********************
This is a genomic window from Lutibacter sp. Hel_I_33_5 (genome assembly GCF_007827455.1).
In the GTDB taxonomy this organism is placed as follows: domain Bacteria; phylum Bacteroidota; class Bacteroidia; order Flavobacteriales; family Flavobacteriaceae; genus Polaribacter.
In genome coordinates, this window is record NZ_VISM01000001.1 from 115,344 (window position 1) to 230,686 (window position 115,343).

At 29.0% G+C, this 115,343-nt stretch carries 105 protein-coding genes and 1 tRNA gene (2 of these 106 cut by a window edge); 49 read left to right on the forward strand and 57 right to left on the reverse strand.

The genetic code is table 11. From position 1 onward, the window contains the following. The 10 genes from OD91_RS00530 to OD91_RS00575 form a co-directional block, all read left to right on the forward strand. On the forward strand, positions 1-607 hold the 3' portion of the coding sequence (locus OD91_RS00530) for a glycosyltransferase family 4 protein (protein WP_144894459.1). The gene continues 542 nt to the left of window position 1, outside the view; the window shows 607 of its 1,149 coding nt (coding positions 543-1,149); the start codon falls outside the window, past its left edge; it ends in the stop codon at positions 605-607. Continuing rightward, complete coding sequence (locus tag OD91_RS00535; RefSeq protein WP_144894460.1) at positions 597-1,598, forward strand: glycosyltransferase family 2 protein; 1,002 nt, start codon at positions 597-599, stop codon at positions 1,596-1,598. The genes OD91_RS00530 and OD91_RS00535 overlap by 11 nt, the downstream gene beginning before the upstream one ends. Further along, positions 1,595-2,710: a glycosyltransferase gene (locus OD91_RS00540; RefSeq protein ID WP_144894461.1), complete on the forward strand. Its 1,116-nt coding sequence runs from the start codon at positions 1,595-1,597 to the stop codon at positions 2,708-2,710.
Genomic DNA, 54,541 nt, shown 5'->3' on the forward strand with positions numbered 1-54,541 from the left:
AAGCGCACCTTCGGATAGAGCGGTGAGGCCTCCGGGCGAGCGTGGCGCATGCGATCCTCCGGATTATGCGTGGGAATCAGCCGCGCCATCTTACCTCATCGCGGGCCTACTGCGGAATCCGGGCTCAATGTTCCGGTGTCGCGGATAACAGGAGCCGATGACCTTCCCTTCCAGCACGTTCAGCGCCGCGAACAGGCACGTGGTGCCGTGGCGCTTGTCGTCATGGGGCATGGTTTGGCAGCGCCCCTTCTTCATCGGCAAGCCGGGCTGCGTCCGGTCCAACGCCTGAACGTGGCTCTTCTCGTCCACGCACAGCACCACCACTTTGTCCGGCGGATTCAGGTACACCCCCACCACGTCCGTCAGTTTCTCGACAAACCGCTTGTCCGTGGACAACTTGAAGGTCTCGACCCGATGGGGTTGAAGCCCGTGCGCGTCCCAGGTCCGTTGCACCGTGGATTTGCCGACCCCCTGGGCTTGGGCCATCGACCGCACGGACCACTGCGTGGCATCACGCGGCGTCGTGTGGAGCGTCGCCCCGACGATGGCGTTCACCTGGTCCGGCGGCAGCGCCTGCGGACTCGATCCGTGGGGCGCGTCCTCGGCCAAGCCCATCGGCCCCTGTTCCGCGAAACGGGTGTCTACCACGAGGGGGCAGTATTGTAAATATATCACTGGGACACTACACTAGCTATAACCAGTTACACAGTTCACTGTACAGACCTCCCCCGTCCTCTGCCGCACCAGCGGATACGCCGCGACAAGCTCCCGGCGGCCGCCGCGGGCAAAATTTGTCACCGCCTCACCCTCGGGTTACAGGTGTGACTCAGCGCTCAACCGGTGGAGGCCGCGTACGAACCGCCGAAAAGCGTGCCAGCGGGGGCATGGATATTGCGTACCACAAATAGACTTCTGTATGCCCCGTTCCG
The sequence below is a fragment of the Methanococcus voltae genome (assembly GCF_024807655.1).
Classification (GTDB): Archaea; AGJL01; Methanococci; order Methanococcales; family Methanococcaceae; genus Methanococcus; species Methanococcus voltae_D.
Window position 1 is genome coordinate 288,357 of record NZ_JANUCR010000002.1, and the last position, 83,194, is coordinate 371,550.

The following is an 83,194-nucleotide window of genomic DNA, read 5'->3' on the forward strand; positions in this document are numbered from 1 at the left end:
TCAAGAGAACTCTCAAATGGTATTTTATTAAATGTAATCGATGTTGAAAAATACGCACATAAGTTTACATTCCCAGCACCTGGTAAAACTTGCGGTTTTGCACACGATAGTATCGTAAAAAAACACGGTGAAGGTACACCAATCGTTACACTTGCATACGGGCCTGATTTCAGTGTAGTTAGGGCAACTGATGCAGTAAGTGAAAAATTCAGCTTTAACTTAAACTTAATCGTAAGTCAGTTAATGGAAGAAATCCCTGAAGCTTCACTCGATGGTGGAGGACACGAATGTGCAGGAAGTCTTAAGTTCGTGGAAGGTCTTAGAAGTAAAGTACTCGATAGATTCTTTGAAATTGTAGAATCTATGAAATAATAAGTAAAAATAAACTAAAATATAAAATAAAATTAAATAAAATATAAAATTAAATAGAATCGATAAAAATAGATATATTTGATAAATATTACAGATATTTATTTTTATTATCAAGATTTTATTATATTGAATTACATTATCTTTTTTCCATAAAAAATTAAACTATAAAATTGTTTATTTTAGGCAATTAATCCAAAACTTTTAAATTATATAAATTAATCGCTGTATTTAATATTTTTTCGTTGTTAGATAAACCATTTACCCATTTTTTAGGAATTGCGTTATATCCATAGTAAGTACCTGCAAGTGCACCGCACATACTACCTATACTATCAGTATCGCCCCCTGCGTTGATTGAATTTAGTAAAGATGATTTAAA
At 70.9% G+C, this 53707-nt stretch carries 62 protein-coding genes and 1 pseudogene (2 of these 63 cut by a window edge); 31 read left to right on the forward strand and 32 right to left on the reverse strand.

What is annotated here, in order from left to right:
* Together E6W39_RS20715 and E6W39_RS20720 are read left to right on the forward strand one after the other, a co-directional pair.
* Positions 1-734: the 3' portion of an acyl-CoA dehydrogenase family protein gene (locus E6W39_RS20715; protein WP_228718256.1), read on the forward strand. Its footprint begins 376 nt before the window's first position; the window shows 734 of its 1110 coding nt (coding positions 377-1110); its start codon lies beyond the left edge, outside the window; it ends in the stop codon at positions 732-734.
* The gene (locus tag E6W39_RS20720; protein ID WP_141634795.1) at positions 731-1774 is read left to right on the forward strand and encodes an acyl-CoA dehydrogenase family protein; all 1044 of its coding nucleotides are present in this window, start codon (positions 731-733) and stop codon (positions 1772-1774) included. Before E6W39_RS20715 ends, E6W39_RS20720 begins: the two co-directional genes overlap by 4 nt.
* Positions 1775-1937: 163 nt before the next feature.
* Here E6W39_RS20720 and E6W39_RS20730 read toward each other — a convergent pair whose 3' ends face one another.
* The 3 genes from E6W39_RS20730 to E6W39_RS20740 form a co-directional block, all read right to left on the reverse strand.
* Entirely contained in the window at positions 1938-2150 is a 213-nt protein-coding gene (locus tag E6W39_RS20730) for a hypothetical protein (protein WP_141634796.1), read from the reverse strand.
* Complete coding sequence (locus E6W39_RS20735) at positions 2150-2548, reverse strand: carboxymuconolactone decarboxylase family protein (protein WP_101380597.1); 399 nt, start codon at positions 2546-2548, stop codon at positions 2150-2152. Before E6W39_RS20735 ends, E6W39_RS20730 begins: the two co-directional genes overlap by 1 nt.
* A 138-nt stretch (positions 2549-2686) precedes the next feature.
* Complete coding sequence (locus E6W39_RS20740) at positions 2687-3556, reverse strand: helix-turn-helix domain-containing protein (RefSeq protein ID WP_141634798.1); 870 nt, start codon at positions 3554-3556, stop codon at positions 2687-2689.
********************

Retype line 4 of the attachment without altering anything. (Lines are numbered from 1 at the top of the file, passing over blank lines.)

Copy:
At 29.0% G+C, this 115,343-nt stretch carries 105 protein-coding genes and 1 tRNA gene (2 of these 106 cut by a window edge); 49 read left to right on the forward strand and 57 right to left on the reverse strand.